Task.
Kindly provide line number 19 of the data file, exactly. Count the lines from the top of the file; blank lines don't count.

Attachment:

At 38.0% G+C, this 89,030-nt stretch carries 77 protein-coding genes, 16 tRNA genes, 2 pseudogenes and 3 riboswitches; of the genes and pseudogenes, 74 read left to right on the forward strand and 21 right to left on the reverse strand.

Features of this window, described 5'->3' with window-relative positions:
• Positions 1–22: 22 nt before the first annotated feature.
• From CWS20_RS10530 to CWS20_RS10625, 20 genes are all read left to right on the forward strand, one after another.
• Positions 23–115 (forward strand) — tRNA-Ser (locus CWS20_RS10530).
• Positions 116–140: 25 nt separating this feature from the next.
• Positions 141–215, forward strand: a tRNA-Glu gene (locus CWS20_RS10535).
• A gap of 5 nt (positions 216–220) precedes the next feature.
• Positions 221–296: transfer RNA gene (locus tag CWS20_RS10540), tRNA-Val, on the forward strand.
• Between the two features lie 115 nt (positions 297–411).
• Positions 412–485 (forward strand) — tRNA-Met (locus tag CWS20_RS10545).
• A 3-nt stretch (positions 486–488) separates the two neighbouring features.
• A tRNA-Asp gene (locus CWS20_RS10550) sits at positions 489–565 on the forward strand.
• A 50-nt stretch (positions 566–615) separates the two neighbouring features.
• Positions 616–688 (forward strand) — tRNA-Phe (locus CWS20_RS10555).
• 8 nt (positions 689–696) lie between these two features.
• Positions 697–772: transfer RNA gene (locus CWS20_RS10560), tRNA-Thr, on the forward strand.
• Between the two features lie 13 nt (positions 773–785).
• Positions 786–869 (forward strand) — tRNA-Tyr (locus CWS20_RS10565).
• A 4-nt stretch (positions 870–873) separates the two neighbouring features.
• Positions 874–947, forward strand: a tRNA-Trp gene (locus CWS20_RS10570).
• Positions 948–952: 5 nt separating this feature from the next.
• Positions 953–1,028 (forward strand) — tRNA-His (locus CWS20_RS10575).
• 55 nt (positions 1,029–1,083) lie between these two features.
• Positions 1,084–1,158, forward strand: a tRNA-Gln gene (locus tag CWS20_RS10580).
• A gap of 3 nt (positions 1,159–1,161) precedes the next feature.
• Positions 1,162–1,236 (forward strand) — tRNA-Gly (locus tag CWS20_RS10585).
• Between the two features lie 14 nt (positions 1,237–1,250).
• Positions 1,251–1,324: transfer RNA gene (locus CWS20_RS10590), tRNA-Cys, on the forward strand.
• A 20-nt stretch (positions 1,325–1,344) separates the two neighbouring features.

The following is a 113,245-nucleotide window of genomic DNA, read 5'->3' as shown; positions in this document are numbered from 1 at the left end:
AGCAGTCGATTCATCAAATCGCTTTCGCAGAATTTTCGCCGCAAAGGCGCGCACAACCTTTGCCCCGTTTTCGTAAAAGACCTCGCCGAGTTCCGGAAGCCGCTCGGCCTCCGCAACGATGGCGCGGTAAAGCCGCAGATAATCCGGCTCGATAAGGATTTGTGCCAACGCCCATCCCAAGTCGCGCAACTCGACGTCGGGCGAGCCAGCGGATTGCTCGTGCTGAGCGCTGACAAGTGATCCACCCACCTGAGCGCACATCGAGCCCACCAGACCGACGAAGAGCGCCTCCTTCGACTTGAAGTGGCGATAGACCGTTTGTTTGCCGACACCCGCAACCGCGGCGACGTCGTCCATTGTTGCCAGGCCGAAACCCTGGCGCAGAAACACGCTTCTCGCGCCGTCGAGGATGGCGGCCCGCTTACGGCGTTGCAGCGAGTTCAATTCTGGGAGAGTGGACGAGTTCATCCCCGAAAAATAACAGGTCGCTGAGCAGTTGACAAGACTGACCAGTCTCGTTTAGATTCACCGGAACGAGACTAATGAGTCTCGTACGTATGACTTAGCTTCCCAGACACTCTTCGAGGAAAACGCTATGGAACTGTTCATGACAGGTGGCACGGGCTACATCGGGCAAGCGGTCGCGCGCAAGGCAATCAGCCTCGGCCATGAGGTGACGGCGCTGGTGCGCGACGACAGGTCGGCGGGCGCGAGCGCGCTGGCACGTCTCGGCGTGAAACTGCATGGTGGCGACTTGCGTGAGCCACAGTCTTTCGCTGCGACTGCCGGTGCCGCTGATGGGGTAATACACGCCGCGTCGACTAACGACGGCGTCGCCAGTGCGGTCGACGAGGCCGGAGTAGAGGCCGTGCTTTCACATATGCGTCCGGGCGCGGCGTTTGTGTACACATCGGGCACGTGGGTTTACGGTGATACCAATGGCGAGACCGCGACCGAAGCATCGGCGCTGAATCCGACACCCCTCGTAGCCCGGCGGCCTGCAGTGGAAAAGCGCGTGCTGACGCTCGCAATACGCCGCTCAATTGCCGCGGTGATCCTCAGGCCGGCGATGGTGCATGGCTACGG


• Positions 786–869 (forward strand) — tRNA-Tyr (locus CWS20_RS10565).